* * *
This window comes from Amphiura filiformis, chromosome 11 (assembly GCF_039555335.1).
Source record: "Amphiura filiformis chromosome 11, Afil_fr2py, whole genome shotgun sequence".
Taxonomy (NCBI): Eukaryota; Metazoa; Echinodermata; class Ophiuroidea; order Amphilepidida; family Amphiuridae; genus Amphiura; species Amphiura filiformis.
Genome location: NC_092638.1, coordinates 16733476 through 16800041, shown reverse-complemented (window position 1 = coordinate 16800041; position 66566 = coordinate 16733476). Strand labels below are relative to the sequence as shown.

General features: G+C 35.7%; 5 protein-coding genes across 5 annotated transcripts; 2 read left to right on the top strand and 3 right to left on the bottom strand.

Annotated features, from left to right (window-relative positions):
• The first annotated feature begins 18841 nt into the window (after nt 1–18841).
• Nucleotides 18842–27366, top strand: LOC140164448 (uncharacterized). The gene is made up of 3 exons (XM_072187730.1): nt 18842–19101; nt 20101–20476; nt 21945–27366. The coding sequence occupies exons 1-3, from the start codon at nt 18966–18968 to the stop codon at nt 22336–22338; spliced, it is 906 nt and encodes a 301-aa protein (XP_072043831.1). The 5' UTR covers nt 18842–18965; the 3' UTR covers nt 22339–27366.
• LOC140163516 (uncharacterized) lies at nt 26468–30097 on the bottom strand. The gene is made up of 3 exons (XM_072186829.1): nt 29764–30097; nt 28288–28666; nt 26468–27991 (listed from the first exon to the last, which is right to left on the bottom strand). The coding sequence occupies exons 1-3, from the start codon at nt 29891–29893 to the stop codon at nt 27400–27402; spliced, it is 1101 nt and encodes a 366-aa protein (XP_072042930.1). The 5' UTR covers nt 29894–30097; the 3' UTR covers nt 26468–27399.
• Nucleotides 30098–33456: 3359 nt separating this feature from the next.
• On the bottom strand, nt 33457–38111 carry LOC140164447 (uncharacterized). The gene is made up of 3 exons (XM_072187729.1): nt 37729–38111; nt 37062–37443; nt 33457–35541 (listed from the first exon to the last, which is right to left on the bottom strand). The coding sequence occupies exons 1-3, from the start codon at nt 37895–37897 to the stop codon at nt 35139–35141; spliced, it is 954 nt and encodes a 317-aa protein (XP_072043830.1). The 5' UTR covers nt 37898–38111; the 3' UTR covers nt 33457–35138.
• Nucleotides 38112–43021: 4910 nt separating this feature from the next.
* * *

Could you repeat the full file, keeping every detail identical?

This window comes from Amphiura filiformis, chromosome 11 (assembly GCF_039555335.1).
Source record: "Amphiura filiformis chromosome 11, Afil_fr2py, whole genome shotgun sequence".
Taxonomy (NCBI): Eukaryota; Metazoa; Echinodermata; class Ophiuroidea; order Amphilepidida; family Amphiuridae; genus Amphiura; species Amphiura filiformis.
Genome location: NC_092638.1, coordinates 16733476 through 16800041, shown reverse-complemented (window position 1 = coordinate 16800041; position 66566 = coordinate 16733476). Strand labels below are relative to the sequence as shown.

General features: G+C 35.7%; 5 protein-coding genes across 5 annotated transcripts; 2 read left to right on the top strand and 3 right to left on the bottom strand.

Annotated features, from left to right (window-relative positions):
• The first annotated feature begins 18841 nt into the window (after nt 1–18841).
• Nucleotides 18842–27366, top strand: LOC140164448 (uncharacterized). The gene is made up of 3 exons (XM_072187730.1): nt 18842–19101; nt 20101–20476; nt 21945–27366. The coding sequence occupies exons 1-3, from the start codon at nt 18966–18968 to the stop codon at nt 22336–22338; spliced, it is 906 nt and encodes a 301-aa protein (XP_072043831.1). The 5' UTR covers nt 18842–18965; the 3' UTR covers nt 22339–27366.
• LOC140163516 (uncharacterized) lies at nt 26468–30097 on the bottom strand. The gene is made up of 3 exons (XM_072186829.1): nt 29764–30097; nt 28288–28666; nt 26468–27991 (listed from the first exon to the last, which is right to left on the bottom strand). The coding sequence occupies exons 1-3, from the start codon at nt 29891–29893 to the stop codon at nt 27400–27402; spliced, it is 1101 nt and encodes a 366-aa protein (XP_072042930.1). The 5' UTR covers nt 29894–30097; the 3' UTR covers nt 26468–27399.
• Nucleotides 30098–33456: 3359 nt separating this feature from the next.
• On the bottom strand, nt 33457–38111 carry LOC140164447 (uncharacterized). The gene is made up of 3 exons (XM_072187729.1): nt 37729–38111; nt 37062–37443; nt 33457–35541 (listed from the first exon to the last, which is right to left on the bottom strand). The coding sequence occupies exons 1-3, from the start codon at nt 37895–37897 to the stop codon at nt 35139–35141; spliced, it is 954 nt and encodes a 317-aa protein (XP_072043830.1). The 5' UTR covers nt 37898–38111; the 3' UTR covers nt 33457–35138.
• Nucleotides 38112–43021: 4910 nt separating this feature from the next.